2000s Archive

Getting My Goat

continued (page 3 of 4)

The kitchen at La Madonna was open on two sides, with a pile of firewood in the middle of its dirt floor and goat carcasses hanging from hooks in the ceiling. A series of fogones—wood fires—runs along one of the sides, with a heavy pot supported by cinder blocks bubbling above each one. There were no ovens here: The horneado goat is roasted by covering the pot with a flat metal sheet partway through its three-hour cooking time and shoveling burning chunks of wood on top, so the heat comes from underneath and above.

Julián’s chivo guisado is simplicity itself. The meat is cooked until tender with just oregano, garlic, salt, and pepper. Then onion, a little lime juice, a bit of tomato sauce, and water are added to make a gravy. "Nothing more," said Valentín. The free-ranging, oregano-grazing goats of la línea noroeste—the northwest line, as the region bordering Haiti is called (which is also why this style of goat is called chivo liniero)—don’t need much in the way of added ingredients.

Despite all the miles, we’d yet to see a herd of grazing goats. "They’re in the mountains," Julián said, waving a hand toward the northwest. And so we headed 25 miles farther, toward the town of Monte Cristi. The hills crept closer and the landscape became dustier, until the road ended at the ocean.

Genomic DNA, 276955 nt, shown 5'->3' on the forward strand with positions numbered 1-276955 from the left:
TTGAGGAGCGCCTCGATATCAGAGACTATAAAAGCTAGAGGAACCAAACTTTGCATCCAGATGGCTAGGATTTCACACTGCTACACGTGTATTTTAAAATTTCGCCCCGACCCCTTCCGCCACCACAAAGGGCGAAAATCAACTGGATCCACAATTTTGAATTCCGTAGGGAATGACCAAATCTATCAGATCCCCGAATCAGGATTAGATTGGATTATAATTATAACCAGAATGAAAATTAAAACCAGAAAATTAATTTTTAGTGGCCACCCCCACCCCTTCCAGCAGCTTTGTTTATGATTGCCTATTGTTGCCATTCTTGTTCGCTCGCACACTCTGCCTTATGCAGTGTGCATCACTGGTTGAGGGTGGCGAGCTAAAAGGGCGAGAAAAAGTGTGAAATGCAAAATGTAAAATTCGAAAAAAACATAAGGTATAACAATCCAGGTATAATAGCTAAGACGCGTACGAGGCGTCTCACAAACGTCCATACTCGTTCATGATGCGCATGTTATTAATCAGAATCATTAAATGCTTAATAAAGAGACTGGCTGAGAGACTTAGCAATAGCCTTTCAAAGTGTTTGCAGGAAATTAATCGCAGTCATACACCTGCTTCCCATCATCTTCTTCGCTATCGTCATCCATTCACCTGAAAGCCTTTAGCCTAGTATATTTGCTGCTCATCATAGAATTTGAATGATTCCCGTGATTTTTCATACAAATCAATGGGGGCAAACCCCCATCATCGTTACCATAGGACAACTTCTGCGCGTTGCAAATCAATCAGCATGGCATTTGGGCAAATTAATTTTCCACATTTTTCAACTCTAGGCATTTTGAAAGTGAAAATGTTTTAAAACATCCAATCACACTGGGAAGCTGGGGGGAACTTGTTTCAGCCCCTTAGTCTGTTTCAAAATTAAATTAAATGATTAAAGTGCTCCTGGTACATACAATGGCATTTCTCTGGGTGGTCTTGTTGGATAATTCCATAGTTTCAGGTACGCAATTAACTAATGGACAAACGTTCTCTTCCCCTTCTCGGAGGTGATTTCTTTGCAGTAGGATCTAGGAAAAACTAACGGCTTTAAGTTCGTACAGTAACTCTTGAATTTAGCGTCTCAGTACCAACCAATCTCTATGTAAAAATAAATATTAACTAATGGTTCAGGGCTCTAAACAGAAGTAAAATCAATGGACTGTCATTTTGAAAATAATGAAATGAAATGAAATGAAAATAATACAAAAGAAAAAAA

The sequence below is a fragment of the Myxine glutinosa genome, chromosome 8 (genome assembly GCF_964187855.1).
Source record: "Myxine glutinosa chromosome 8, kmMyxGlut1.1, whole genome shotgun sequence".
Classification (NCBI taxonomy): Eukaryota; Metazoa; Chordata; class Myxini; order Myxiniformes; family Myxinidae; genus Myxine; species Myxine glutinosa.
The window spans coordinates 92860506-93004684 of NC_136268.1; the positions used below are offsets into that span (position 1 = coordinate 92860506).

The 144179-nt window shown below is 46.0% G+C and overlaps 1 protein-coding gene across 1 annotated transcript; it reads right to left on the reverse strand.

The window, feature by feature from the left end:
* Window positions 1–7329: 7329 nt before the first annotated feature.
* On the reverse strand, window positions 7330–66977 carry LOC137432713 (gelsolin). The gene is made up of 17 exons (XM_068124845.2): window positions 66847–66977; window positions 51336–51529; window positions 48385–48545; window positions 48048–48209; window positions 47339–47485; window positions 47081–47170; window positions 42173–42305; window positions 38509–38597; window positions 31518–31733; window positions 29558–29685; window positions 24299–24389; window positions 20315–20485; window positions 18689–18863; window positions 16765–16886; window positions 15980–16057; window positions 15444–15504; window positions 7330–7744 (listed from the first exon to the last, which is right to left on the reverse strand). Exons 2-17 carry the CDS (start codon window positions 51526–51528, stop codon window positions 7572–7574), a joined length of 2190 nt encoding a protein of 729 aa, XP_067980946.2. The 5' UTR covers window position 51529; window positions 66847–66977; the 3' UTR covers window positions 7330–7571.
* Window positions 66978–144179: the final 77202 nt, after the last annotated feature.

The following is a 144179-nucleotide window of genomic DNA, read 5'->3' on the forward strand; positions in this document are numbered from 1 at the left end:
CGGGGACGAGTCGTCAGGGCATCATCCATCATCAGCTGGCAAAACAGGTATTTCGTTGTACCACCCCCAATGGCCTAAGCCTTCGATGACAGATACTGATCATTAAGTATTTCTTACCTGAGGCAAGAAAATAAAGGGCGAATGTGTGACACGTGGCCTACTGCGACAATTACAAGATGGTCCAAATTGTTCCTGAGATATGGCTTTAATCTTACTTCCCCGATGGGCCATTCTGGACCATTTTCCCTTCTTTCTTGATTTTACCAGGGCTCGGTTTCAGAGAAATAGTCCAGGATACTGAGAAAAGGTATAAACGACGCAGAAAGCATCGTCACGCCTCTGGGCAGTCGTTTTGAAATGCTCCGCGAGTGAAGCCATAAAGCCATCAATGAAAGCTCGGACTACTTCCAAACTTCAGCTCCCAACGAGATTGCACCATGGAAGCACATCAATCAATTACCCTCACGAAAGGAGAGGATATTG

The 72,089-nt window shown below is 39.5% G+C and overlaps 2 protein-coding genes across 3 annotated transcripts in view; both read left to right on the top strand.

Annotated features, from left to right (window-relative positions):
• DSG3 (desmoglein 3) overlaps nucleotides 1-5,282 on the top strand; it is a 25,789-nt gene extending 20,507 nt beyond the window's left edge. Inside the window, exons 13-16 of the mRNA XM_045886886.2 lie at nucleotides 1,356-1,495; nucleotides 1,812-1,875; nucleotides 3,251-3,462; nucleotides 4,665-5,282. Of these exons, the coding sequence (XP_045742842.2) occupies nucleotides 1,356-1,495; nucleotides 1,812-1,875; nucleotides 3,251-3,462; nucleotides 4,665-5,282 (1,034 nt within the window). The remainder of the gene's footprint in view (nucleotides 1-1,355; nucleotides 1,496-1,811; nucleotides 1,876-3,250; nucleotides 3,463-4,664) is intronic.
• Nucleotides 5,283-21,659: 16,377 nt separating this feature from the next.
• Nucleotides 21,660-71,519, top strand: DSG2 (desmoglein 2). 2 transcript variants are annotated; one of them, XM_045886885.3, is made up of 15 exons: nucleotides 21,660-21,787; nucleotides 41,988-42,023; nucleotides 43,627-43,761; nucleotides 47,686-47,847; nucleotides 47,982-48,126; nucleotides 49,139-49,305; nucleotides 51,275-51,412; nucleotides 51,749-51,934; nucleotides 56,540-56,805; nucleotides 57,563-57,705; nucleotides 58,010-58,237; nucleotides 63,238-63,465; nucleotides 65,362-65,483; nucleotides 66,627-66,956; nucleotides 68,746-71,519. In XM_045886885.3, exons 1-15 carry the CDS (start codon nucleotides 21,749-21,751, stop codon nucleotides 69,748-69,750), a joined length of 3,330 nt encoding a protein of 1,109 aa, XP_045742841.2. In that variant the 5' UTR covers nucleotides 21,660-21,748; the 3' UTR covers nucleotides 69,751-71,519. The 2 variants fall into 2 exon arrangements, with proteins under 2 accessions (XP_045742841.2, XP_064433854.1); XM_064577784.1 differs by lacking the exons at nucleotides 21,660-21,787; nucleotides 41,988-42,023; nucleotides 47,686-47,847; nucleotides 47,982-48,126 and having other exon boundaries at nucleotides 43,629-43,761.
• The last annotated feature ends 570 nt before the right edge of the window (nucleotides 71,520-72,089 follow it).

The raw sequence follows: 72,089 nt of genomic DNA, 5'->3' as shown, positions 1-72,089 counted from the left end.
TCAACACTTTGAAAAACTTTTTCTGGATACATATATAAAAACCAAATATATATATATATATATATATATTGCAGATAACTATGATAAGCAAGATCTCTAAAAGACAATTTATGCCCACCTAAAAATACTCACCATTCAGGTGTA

That evening, Claudio Peña—Caito to his friends—took us to see his cousin’s and his uncle’s goat corrals. "It’s not far," he assured us, but his idea of not far covered a lot more ground than mine—especially when we were bumping at ten miles per hour along an unpaved, unlit, heavily washboarded track, and dusk was falling. "Keep going, keep going," he said, when we slowed for a small herd of goats moving along the shoulder. "There will be more, many more."

He wasn’t kidding. His uncle Moreno’s corrals hold hundreds of the animals, a blur of black and white and chestnut in the fading light. They are let out of their corrals in the morning, Caito explained, to head into the hills, where they spend the day grazing, as do the goats from many other corrals. At day’s end, they regroup with their herd and make their own way back to the correct corral.

Caito pulled a handful of pods off a tree to show me a fruit they also eat. But I hadn’t seen any of the oregano that’s responsible for their sabor. That’s because I was looking for the garden-variety plants I was used to back home. Moreno walked us to a shrub that was easily four feet high, and crumbled a handful of its leaves. The air was suddenly awash with oregano. "In the hills, the bushes are larger than this one," Caito said. "Like small trees."

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